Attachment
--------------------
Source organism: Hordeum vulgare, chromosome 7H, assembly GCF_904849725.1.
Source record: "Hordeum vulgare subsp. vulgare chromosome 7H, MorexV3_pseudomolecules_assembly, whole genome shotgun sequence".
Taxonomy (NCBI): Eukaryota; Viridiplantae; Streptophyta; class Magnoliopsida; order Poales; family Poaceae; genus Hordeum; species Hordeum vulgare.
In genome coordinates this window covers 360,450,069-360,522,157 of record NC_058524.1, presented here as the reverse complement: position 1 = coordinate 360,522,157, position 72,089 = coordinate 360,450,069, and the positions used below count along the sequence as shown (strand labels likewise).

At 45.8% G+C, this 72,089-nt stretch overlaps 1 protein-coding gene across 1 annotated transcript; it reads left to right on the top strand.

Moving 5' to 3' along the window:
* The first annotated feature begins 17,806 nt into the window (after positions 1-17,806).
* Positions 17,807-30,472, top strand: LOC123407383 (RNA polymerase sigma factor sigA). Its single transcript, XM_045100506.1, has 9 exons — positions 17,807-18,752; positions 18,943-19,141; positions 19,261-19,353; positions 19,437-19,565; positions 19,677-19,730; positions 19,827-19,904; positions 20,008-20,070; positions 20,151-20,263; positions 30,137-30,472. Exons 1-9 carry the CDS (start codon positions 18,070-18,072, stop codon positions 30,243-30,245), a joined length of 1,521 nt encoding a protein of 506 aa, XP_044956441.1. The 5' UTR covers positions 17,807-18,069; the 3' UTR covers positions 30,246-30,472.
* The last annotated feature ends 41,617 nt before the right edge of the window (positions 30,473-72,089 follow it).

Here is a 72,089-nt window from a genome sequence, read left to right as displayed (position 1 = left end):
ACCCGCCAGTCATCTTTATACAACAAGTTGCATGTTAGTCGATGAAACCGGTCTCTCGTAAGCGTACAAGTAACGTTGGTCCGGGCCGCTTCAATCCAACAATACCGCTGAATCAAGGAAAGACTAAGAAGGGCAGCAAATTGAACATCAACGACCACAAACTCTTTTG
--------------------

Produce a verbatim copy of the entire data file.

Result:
Source organism: Hordeum vulgare, chromosome 7H, assembly GCF_904849725.1.
Source record: "Hordeum vulgare subsp. vulgare chromosome 7H, MorexV3_pseudomolecules_assembly, whole genome shotgun sequence".
Taxonomy (NCBI): Eukaryota; Viridiplantae; Streptophyta; class Magnoliopsida; order Poales; family Poaceae; genus Hordeum; species Hordeum vulgare.
In genome coordinates this window covers 360,450,069-360,522,157 of record NC_058524.1, presented here as the reverse complement: position 1 = coordinate 360,522,157, position 72,089 = coordinate 360,450,069, and the positions used below count along the sequence as shown (strand labels likewise).

At 45.8% G+C, this 72,089-nt stretch overlaps 1 protein-coding gene across 1 annotated transcript; it reads left to right on the top strand.

Moving 5' to 3' along the window:
* The first annotated feature begins 17,806 nt into the window (after positions 1-17,806).
* Positions 17,807-30,472, top strand: LOC123407383 (RNA polymerase sigma factor sigA). Its single transcript, XM_045100506.1, has 9 exons — positions 17,807-18,752; positions 18,943-19,141; positions 19,261-19,353; positions 19,437-19,565; positions 19,677-19,730; positions 19,827-19,904; positions 20,008-20,070; positions 20,151-20,263; positions 30,137-30,472. Exons 1-9 carry the CDS (start codon positions 18,070-18,072, stop codon positions 30,243-30,245), a joined length of 1,521 nt encoding a protein of 506 aa, XP_044956441.1. The 5' UTR covers positions 17,807-18,069; the 3' UTR covers positions 30,246-30,472.
* The last annotated feature ends 41,617 nt before the right edge of the window (positions 30,473-72,089 follow it).

Here is a 72,089-nt window from a genome sequence, read left to right as displayed (position 1 = left end):
ACCCGCCAGTCATCTTTATACAACAAGTTGCATGTTAGTCGATGAAACCGGTCTCTCGTAAGCGTACAAGTAACGTTGGTCCGGGCCGCTTCAATCCAACAATACCGCTGAATCAAGGAAAGACTAAGAAGGGCAGCAAATTGAACATCAACGACCACAAACTCTTTTG